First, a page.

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5 credit card habits you must kick

By , CardRatings contributor
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We've become so comfortable with our credit cards that it's easy to forget about being cautious. Even if your credit card boasts the best fraud protection in the business, you may still be leaving yourself vulnerable to identity thieves who can't wait to get their hands on your account details. CardRatings asked consumer advocates, financial security experts, and credit card company spokespeople to name the top five most dangerous card habits that we've all been guilty of doing at one time or another:

1. Responding to dubious e-mail

Denise Richardson, author of the book "Give Me Back My Credit," used her blog to spread the word about a new wave of phishing scams involving the latest iPhone. Crooks pretending to represent Apple sent thousands of spam emails to consumers, congratulating them on winning early access to the hot device. Just one problem: Apple never ran any such promotion.

Richardson writes that this is just the latest in a series of email scams designed to play on your emotions. Follow the emailed link to a "registration page" where you input your credit card data, and it's likely to end up in a scammer's database. "If you've never entered a contest and you suddenly hear that you've won it, it's not a real contest," Richardson says.

2. Giving your credit card number over the phone

When you didn't make the call, that is. Personal security expert Robert Siciliano thought his dining companions would get a kick out of the robot voice on his speakerphone, alerting them to a problem with his Eastern Bank MasterCard. As he recounted on his blog, Siciliano thought the ludicrous robot voice and his lack of an account at that bank gave away a weak scam. When his friends expressed concern that he should follow the caller's instructions, he realized that many consumers fall for this simple trick every day.

"No longer funny, this saddens me because these are intelligent people who could easily get bit by this crime," Siciliano writes. Robocalling systems dial phone numbers sequentially until they find a victim willing to enter their personal information. Banks and credit unions have advised customers for years not to provide those details, since they'll already have them on file if they ever need to call you.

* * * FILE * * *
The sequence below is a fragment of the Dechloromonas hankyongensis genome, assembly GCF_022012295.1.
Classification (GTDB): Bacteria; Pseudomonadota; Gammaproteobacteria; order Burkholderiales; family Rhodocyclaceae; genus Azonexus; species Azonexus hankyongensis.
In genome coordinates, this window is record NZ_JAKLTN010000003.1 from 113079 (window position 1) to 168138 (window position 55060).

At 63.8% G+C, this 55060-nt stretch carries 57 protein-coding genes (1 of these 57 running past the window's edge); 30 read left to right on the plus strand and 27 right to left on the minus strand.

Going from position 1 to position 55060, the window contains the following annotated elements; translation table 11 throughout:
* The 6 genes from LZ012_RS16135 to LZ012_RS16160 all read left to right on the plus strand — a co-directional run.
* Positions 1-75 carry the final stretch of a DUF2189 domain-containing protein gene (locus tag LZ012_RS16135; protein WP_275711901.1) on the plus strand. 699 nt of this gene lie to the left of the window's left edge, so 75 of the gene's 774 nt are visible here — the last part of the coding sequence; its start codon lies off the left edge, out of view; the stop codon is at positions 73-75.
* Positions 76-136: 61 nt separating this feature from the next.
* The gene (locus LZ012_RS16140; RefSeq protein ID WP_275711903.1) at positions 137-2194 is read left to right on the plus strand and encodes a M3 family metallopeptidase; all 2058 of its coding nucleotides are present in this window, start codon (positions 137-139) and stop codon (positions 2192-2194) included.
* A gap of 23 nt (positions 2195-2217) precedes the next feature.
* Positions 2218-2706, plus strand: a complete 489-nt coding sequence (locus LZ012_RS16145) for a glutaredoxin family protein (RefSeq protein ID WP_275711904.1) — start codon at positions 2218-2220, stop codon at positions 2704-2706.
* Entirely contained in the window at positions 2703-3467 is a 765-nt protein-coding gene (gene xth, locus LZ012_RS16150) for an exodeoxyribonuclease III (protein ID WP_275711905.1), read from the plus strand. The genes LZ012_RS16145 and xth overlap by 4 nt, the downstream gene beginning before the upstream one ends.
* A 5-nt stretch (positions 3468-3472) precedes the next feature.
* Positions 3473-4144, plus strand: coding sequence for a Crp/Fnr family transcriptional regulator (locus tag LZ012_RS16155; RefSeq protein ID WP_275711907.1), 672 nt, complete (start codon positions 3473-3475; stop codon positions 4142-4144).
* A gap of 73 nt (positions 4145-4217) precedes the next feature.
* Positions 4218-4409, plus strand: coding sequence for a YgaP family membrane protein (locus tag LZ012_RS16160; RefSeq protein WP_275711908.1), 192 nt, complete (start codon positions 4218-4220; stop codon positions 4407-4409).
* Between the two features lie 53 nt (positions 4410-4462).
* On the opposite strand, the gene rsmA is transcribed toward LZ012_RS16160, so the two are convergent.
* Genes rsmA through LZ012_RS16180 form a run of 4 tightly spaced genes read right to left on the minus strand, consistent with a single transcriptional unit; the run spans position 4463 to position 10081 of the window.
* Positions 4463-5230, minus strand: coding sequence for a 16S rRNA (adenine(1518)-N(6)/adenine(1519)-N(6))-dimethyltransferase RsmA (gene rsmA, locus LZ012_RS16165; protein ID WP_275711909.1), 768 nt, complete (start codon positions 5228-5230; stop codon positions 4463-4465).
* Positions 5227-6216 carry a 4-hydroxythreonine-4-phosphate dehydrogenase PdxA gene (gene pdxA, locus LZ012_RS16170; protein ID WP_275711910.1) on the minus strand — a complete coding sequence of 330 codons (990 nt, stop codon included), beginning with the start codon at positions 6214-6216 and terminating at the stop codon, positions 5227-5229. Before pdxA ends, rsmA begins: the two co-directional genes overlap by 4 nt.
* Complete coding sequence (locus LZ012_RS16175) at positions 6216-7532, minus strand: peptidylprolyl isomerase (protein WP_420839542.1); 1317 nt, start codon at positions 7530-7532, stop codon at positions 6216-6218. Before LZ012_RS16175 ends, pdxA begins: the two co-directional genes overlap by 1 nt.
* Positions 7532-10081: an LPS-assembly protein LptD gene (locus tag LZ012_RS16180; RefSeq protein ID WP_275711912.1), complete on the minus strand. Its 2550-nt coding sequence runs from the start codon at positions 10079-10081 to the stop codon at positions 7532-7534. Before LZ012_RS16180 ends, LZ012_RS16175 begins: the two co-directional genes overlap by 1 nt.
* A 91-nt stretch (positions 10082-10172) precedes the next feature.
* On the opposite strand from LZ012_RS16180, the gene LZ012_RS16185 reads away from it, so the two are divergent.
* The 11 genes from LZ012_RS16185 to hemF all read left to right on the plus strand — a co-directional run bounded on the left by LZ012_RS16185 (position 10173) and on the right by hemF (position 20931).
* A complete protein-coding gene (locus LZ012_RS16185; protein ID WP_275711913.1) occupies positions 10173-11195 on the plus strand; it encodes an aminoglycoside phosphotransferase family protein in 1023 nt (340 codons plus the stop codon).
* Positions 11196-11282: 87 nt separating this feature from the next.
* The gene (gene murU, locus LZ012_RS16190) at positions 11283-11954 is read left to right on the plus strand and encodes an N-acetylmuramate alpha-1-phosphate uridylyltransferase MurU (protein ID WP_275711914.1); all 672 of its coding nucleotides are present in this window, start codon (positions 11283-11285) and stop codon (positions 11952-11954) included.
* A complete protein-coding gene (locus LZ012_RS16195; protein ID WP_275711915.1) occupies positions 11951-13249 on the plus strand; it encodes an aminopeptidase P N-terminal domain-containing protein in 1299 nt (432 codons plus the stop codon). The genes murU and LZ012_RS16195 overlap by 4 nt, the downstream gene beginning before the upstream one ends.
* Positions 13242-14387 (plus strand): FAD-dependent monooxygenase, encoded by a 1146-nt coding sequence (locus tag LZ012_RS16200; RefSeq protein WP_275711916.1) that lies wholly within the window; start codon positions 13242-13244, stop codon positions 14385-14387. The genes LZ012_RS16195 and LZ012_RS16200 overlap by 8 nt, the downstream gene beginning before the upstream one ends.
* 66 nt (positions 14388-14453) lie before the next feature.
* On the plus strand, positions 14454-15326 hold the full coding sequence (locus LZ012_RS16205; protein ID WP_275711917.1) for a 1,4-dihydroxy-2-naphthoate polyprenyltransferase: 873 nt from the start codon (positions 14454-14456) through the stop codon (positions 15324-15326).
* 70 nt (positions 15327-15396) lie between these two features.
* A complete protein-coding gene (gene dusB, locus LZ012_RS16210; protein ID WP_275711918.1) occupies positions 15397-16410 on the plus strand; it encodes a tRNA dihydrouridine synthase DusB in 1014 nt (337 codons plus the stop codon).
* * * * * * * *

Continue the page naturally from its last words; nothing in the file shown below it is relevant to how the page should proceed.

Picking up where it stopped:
3. Shopping at fly-by-night online stores

Search engines have made bargain hunting easier than ever, but they also turn up listings from novice merchants that don't always follow industry security practices. The PCI Security Standards Council sets the bar high for online merchants. Not only must they encrypt all customer information across a secure connection, they must ensure that credit card numbers pass directly through their database to a merchant processor.

If an online order form lacks a "secure" lock in the address bar or appears less than professional, assume that your account details could be easily hacked.

4. Losing sight of your credit card at a retailer or a restaurant

Jasmine Crowder evidently thought she could make a little extra money when she started skimming customers' credit cards at a Philadelphia-area pizza restaurant. After local investigators traced her involvement to 26 incidents of identity theft, she admitted that she expected to earn about $1,000 as part of a team that racked up nearly $45,000 in fraudulent charges at area retailers.

"Skimmers" use small devices that unscrupulous employees can easily conceal in work uniforms, aprons, or underneath retail counters. With a little sleight of hand, a skimmer can copy the magnetic stripe details from just about any credit card without being detected. Skimming has grown substantially over the past few years, with New York investigators taking down a skimming team whose 111 members were allegedly responsible for $13 million in illicit high-end electronic purchases.

5. Accessing your credit card over an unsecured Wi-Fi hotspot

Even if you think you're being vigilant about your credit card security by checking your lender's website every day, your otherwise good habit could set you up for identity theft if you do it in public. Unsecured wireless hotspots at coffee shops, hotels, and retail stores offer convenience, but they can also harbor sophisticated hackers who can see enough of the information flying through the airwaves to piece together your account credentials.

According to software developer and online security expert Leo Notenboom, you can avoid this exposure by checking banking information only over secure, encrypted connections. Look for networks that require passwords, and avoid dubious connections that promise "free" access in places that otherwise charge to hop online. Even better, Notenboom writes on his "Ask Leo" website, you can enable the secure "wireless hotspot" feature on most newer smartphones to create your own private network. "Hackers are much more likely to go for easier targets," Notenboom says.

Shielding yourself from credit card scams requires some healthy skepticism and a lot of practical protection. Use separate credit cards for restaurant bills, online purchases, and everyday shopping to isolate exposure if any one of your accounts gets compromised. Use text message or e-mail alerts to notify you whenever your card number gets used, so you can detect fraud early. Although the best credit cards hire loss prevention investigators who work closely with law enforcement to shut down scammers, keeping most of your account information secret can prevent you from the pain and frustration of identity theft.

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